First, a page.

It’s been a few months since my last update but that doesn’t mean there haven’t been a number of improvements to Crash Co! Starting things off, let’s face it, the buildings in Crash Co. were due for some refinement. These were still the original buildings from my prototype days so suffice to say, they were a bit ugly. Being nothing more than cubes with a texture meant everything about them looked flat. They got the job done, but there’s no reason that I couldn’t add more detail; so that’s just what I did. Below you can see the transition from old (right) to new (left).
Despite having added more detail to them though, they still seem a bit lifeless. Enter reflections! After having (finally) decided to learn about Reflection Probes, I decided to put them to use and generate a reflection at initial runtime (not in realtime though as that is far too expensive). Despite the lower quality of the video below, I am quite satisfied with the final effect.
I am proud to introduce the second playable preview for Crash Co. In this update you will find 2 new levels (one of which features the fist-firing mech Ricochet) while the other will afford the player a more comfortable opportunity to try out the helicopter and crane vehicles (after traversing the quarry canyon on an ATV) before being required to use them to clear the path in the subsequent level.
This level will also require the use of TNT crates (another staple of Blast Corps) in order to do so.
There have been a number of additions since the last post when I released the public playable demo from new levels to additional features. Those of you who have worked with Unity know that the terrain system is fairly limited. Thanks to the Relief Terrain Pack (shaders for terrain) and some clever code work to set certain layers to ignore collisions with each other, I now have traversable tunnels (an older feature) with visible holes cut in the terrain (the icing on the cake) to complete the illusion.
Additionally, I added the ability to highlight the path of said tunnels so that the player can see where they are going. The following gif was of the rough concept – it has since been cleaned up to differentiate walls from floors.
After about 8 months of work, I finally have the gameplay to the point that I would like to throw it in to the wild and see what others think. What started as nothing more than a “can I do it” prototype:
Has evolved and matured in to a game I hope will scratch that itch that Blast Corps left:
The first (and certainly not last) Mech along with all of the building-wrecking functionality that comes with it has been completed. The general idea is it will fire its fists at buildings, ricocheting off and destroying any other objects that it comes in contact with. After which, the fist(s) will need to be retrieved before they can be fired again. Naturally single fists can be retrieved and so long as one fist is present, you can fire it. Nearly everything for this is complete except updating the targeting sight and a glowing effect to ensure that the player can find the fists (as of now they simply show through any other geometry but I will be adding a luminescent effect to them as well).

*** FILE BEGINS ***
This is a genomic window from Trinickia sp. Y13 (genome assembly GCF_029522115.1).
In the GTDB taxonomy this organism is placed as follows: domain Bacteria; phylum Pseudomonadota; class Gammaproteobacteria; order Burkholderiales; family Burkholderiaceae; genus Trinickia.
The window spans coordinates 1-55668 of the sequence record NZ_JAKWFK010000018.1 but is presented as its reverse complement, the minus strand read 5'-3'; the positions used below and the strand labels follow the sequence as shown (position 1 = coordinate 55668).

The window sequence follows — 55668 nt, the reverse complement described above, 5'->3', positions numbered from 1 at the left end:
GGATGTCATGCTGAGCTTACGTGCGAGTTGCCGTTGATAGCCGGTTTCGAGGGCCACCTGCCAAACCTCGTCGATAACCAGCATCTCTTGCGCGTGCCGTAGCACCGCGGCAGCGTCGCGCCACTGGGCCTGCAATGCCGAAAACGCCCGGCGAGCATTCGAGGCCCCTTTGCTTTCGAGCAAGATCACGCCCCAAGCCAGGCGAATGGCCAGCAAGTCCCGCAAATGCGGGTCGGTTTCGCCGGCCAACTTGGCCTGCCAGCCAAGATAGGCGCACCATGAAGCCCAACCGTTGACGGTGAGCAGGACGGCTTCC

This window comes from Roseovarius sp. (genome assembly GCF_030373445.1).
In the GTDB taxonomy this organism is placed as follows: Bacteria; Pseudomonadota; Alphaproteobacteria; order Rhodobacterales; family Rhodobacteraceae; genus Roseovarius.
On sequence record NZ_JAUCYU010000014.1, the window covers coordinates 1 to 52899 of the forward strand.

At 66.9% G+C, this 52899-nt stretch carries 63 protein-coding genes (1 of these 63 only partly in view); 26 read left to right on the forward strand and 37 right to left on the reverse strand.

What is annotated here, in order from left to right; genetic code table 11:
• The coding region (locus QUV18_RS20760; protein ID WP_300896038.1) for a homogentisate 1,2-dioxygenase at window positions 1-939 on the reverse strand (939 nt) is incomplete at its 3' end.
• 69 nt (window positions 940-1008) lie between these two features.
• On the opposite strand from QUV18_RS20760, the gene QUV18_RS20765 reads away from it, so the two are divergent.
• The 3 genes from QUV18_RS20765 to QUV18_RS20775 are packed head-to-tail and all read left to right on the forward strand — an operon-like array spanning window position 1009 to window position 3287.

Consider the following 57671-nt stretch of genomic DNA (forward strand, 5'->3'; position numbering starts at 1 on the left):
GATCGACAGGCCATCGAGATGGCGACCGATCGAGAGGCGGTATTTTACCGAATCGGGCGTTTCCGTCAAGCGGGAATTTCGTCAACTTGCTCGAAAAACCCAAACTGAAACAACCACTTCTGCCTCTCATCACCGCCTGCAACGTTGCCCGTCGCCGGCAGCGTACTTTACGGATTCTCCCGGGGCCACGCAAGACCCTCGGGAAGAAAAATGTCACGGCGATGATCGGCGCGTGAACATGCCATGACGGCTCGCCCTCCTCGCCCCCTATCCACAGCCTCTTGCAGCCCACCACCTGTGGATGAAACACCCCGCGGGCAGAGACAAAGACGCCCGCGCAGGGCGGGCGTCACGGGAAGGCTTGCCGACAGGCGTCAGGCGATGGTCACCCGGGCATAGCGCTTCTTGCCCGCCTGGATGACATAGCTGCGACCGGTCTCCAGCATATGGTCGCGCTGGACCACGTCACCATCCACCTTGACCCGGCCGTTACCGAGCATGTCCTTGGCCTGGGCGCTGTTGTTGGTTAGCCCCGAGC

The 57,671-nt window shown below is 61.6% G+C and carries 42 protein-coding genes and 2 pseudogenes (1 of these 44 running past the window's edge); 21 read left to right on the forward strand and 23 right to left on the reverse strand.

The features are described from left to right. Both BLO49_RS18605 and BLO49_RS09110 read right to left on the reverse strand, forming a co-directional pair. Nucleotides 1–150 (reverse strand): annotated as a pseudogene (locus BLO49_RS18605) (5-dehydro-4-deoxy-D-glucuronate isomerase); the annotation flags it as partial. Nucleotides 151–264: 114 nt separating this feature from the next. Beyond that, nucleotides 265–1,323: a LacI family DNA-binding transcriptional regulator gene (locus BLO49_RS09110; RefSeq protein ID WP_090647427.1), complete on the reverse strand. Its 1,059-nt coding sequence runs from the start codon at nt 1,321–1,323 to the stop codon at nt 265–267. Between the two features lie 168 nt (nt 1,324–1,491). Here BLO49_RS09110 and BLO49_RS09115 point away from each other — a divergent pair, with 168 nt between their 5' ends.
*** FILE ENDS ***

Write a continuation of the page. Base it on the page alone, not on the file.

It’s been about a month since my last (big) progress update and suffice to say, I’ve made a number of updates and improvements. First of which, a new world map (literally) with a rotating planet earth which the player will use to select their next destination. Nodes unlock (and secret ones reveal themselves) when levels are completed (or secrets are found) and a preview video showing a looping flyby of the currently selected level plays.
With the world map in a near finished state, I wanted to focus back on the gameplay. I always knew that wanted to have racing levels (akin to Blast Corps) so I started the foundation for them early on, but I wrapped up the time limits/lap times/race times/best times/etc so they are fully functional. The only item left for it now is whether I want the player to be able to choose the vehicle they want to attempt the course with. Continue reading →
In my journey to create a spiritual successor to Blast Corps, I have added many features to make it more familiar. First-off, the introduction flyby showing you both the map and the objects which will need to be cleared has been fully implemented. Using the objects which I have already set as “in the destruction path”, I temporarily change their material color to red so that they stand out for the flyby. After which the helicopter will fly over the path and lower the player in to their starting vehicle for the level.
Next-up is some progress on the levels themselves. I decided to go with a night-themed downtown are as my second level so that I could showcase the building cascade effects (as in you demolish a lower section and the ones above it follow). This was something that I had implemented in the early prototype phase but never got to show-off in the first level (being that it is based in a rural farm/residential area).
Just over a month ago I found myself looking to scratch a destruction itch that I didn’t know I could have, so to satiate it I had to turn to the only game (that I am familiar with) that could do this: Blast Corps on the Nintendo 64. I was immediately sucked in again. So much so that I decided to get all of the platinum medals and (subsequently) 100% in the game. Needless to say that I was once again hooked. As I was working on my 3D platforming game Besus: Journey for Vitality at the time, my brain was set in game developer mode. So as I was playing through Blast Corps, I was also breaking down how the various elements worked and how I might go about programming them.